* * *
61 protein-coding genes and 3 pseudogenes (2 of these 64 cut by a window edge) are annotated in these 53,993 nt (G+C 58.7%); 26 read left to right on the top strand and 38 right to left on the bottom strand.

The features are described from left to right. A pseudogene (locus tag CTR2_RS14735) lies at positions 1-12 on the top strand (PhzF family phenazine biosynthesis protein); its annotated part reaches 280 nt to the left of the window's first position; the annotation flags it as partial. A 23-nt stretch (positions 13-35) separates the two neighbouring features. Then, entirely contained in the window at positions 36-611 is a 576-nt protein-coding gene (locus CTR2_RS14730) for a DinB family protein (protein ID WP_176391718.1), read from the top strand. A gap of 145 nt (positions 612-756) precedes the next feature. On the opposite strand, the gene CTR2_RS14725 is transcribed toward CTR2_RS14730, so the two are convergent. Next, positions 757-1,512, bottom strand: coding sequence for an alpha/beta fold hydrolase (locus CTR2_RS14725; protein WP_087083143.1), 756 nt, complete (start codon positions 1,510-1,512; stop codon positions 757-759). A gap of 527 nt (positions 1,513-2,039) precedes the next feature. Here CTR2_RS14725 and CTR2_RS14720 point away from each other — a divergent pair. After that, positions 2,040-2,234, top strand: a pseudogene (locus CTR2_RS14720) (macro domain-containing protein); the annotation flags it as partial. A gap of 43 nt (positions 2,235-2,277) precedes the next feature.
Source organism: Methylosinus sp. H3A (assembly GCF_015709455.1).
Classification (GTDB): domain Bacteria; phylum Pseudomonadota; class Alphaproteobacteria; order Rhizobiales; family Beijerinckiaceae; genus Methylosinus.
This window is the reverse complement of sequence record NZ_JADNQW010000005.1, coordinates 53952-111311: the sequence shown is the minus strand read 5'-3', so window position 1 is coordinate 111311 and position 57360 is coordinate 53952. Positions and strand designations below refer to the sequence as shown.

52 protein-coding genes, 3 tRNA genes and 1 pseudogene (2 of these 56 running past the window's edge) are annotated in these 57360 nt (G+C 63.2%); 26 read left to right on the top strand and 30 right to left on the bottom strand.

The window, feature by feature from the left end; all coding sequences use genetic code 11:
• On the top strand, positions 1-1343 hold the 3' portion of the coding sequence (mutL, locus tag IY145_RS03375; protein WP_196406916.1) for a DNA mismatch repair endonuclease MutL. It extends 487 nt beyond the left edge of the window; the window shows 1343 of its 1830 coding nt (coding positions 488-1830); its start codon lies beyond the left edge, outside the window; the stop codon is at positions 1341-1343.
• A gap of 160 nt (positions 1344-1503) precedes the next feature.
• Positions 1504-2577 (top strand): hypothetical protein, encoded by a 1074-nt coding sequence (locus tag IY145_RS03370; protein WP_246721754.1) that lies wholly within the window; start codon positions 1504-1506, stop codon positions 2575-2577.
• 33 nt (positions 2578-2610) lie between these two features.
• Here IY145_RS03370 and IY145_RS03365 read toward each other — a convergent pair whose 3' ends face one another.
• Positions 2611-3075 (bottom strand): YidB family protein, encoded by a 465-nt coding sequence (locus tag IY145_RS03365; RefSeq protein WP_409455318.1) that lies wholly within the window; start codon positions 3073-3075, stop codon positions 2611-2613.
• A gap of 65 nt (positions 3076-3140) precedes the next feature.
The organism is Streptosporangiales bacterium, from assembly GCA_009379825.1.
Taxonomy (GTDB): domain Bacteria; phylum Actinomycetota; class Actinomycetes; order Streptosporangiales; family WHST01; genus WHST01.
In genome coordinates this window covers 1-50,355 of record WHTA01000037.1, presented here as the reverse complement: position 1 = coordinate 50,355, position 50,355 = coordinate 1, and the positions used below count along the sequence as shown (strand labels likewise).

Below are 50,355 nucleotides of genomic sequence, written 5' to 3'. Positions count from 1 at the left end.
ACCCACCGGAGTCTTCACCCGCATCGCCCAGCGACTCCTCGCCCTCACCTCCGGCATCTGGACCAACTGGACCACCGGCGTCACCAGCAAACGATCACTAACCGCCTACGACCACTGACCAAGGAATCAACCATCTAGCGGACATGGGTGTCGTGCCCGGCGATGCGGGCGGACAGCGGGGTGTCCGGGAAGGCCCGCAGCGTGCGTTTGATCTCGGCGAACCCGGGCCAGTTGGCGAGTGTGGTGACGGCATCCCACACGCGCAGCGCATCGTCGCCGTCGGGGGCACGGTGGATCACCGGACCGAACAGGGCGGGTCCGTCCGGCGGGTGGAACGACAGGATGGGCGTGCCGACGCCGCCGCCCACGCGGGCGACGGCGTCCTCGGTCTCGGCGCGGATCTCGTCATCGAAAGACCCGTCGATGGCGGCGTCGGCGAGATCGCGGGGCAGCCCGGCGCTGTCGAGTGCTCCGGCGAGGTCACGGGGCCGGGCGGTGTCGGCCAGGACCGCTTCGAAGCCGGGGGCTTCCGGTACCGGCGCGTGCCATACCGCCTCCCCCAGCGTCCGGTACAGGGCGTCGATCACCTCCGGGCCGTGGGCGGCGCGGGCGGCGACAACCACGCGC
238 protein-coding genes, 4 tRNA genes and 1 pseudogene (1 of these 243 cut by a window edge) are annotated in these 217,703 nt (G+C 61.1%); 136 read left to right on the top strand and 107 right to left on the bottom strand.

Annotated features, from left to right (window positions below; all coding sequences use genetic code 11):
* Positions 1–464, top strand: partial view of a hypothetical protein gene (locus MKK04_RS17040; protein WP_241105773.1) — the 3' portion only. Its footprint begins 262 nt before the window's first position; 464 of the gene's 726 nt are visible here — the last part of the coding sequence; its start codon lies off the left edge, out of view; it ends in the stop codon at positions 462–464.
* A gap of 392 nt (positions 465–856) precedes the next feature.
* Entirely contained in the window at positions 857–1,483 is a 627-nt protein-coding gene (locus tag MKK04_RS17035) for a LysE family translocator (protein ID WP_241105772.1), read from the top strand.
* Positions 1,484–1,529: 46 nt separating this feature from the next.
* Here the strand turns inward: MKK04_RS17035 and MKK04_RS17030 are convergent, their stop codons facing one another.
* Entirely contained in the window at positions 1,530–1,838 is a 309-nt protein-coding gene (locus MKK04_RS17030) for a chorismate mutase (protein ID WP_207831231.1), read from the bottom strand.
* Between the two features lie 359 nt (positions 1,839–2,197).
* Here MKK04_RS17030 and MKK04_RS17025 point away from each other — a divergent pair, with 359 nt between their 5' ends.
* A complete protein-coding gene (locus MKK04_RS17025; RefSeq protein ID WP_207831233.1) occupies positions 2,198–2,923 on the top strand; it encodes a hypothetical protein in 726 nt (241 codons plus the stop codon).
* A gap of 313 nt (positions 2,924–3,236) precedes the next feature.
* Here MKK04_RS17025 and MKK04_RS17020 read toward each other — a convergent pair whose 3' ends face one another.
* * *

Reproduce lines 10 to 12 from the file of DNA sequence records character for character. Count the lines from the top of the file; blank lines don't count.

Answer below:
• Positions 1504-2577 (top strand): hypothetical protein, encoded by a 1074-nt coding sequence (locus tag IY145_RS03370; protein WP_246721754.1) that lies wholly within the window; start codon positions 1504-1506, stop codon positions 2575-2577.
• 33 nt (positions 2578-2610) lie between these two features.
• Here IY145_RS03370 and IY145_RS03365 read toward each other — a convergent pair whose 3' ends face one another.